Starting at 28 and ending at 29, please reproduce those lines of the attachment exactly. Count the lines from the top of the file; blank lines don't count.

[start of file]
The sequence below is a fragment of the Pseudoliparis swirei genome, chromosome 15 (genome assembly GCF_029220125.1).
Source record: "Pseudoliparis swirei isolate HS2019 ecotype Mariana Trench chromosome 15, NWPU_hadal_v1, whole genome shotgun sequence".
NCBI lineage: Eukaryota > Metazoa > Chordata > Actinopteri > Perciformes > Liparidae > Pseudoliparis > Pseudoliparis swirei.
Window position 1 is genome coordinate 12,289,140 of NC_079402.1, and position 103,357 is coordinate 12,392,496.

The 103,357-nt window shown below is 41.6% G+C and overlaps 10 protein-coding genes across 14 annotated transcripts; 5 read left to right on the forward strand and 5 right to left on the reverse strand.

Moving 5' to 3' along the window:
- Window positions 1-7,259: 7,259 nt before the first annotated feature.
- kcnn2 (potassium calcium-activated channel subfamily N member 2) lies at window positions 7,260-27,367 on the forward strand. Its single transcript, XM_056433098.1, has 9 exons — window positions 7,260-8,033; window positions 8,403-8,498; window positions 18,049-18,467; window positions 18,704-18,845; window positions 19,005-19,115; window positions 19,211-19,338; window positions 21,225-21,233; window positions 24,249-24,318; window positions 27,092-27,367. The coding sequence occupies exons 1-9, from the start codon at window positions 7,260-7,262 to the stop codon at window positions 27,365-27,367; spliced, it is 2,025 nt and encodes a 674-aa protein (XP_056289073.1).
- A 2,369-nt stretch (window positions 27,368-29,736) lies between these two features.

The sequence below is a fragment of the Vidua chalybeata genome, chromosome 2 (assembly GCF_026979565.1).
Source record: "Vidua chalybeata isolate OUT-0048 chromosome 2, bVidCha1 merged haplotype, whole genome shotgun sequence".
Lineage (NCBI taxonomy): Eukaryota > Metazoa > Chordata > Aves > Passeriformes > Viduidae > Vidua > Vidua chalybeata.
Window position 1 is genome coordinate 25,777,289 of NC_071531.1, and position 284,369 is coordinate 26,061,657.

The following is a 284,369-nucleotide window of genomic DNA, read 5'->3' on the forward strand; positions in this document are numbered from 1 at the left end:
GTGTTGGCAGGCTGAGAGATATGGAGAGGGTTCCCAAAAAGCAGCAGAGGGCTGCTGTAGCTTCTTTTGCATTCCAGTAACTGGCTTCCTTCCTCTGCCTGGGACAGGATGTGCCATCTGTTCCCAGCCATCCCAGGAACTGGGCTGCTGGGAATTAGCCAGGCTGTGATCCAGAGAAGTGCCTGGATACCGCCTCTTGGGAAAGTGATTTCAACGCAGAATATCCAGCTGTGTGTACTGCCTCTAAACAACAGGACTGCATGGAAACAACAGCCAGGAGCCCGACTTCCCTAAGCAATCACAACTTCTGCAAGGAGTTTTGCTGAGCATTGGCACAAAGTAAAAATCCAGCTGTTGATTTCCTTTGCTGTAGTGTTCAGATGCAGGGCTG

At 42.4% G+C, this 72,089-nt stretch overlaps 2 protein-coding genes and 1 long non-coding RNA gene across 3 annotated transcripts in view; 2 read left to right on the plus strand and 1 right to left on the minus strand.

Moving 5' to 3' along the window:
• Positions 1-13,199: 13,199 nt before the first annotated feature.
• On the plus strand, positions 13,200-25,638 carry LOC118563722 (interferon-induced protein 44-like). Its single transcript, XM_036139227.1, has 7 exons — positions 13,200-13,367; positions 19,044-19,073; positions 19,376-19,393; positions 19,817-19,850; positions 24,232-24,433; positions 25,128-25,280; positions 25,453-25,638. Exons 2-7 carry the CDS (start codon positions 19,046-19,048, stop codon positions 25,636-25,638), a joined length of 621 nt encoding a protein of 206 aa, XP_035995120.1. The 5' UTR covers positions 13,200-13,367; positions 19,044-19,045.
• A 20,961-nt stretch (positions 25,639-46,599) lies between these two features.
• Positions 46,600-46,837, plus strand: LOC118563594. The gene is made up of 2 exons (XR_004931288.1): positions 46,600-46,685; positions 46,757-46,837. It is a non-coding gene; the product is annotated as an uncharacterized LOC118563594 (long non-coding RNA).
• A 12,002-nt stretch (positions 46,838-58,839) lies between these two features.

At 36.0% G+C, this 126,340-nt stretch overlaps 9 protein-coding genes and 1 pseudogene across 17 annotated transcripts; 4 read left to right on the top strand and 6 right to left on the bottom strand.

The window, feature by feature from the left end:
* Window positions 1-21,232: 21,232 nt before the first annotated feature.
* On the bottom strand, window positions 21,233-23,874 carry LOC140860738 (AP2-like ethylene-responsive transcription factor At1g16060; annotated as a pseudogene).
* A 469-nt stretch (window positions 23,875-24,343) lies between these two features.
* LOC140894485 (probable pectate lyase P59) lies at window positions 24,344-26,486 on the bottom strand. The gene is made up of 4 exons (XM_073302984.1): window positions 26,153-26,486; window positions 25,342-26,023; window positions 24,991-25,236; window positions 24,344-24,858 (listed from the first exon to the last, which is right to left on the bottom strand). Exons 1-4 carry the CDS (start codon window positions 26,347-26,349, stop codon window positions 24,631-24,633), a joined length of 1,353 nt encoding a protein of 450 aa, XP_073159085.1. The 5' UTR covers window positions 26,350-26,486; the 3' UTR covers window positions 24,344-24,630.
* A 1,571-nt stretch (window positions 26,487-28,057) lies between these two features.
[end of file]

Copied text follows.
* LOC140894485 (probable pectate lyase P59) lies at window positions 24,344-26,486 on the bottom strand. The gene is made up of 4 exons (XM_073302984.1): window positions 26,153-26,486; window positions 25,342-26,023; window positions 24,991-25,236; window positions 24,344-24,858 (listed from the first exon to the last, which is right to left on the bottom strand). Exons 1-4 carry the CDS (start codon window positions 26,347-26,349, stop codon window positions 24,631-24,633), a joined length of 1,353 nt encoding a protein of 450 aa, XP_073159085.1. The 5' UTR covers window positions 26,350-26,486; the 3' UTR covers window positions 24,344-24,630.
* A 1,571-nt stretch (window positions 26,487-28,057) lies between these two features.